2. Cannot use “Take Three” for attacks
I like the option of safely taking the average (3) of a Character Dice (1D6) for something like moving. But I was always on the fence for Take Three and attacking. After the first game I talked with my friend and thought about it and decided to remove the option to Take Three when attacking. This is pretty understandable as you end up not rolling many dice if you just face basic Many (3 Defense, 2 Life) since it’s generally ALWAYS better to just Take Three and automatically kill the basic enemy with 2 Character Dice. Sure that reduces randomness and let’s the Few players predicably down Many…but it just felt dry and dull. It also meant cutting through a horde of basic Many was pretty easy and reliable.
So now you always have to roll for your attack, which is still pretty reliable but still means the basic Many are a bit harder than a simple roadblock that can be assuredly killed.
3. Added automatic reinforcements of X basic Many (X = Few players)
This idea was purely thanks to my friend. He thought there needed to be more Many on the board, and I tended to agree. But I was so focused on modifying the Reinforcement Point roll that I missed a more elegant solution: automatic basic Many.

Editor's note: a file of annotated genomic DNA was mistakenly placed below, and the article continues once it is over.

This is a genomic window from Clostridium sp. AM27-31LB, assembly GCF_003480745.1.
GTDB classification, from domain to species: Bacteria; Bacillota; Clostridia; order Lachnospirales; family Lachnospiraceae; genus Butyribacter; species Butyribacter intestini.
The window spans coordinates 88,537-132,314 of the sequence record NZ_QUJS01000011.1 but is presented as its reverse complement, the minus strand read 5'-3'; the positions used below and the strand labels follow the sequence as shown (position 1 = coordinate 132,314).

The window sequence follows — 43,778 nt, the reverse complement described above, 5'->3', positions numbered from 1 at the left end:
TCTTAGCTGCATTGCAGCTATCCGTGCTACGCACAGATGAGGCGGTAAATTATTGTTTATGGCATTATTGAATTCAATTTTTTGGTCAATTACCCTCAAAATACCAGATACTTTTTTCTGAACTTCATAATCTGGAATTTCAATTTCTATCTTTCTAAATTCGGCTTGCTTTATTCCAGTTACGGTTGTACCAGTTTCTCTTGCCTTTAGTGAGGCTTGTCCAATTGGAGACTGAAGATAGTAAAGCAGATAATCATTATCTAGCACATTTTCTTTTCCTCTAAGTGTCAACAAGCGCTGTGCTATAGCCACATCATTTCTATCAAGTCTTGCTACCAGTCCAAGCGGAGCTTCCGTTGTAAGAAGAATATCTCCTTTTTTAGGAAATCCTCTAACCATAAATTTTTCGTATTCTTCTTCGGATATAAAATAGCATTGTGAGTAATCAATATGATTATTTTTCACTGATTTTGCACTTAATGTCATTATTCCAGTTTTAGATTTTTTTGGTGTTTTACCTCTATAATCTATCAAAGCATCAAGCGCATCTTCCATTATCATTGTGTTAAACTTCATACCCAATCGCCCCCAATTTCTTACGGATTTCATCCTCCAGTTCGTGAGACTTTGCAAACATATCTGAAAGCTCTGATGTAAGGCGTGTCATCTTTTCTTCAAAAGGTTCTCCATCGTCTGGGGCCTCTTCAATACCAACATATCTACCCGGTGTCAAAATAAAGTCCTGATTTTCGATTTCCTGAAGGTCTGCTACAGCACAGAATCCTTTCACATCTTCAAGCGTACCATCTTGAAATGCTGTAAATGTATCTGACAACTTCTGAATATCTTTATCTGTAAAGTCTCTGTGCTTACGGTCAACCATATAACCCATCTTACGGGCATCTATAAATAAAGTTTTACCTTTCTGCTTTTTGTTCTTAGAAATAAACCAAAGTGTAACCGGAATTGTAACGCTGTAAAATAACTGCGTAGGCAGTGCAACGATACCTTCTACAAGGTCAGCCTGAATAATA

Think of a game like Left 4 Dead, where there are TONS of common Zombies roaming around, and a few special infected to spice up the combat. In a way Cornered mirrors that approach with the customizable stat lines via prefixes and suffixes. But the missing element to really give the Many a MANY! feel was automatically getting some basic Zombies each turn.
So now at the start of each turn the Many player gets X basic entities PLUS their usual Reinforcement Points. X in this case is the number of Few players in the game. This frees up the Many player to spend their rolled Reinforcement Points on something more fun than just filling up the board with basic guys.
We tried this approach in the second playtest game and it went really well.
4. Changed RP to D6+X (X = Few players)
Pretty simple here. I’m still working on a good, balanced solution for Reinforcement Points (which I’ll probably post more about in the future). For now having 1D6+X (X = Few players) makes sense and is quick.
What I’ll try next is drawing tokens from a bag, since I like the option of modifying WHAT tokens are in the bag to change the difficulty of the game (similar to adding or removing Epidemic cards in the boardgame Pandemic). For example players could add in more tokens with 5 or 6 Reinforcement Points on them, or make the game easier by having more 1s and 2s.
So there you have it, four rather big changes (at least in the scope of the game!). I also made a few minor changes:
- Removed Crossbow
- Must be able to see a friend for +2
- Put miniatures backwards to track who hasn’t acted
I’m really close to moving houses now, and once I do I can get more games of Cornered in. I’m going to look at options for tiles and boards to play on. I also want to look at the possibility of a loose campaign system. And then of course all my usual TODOs like fleshing out more themes/genres, etc.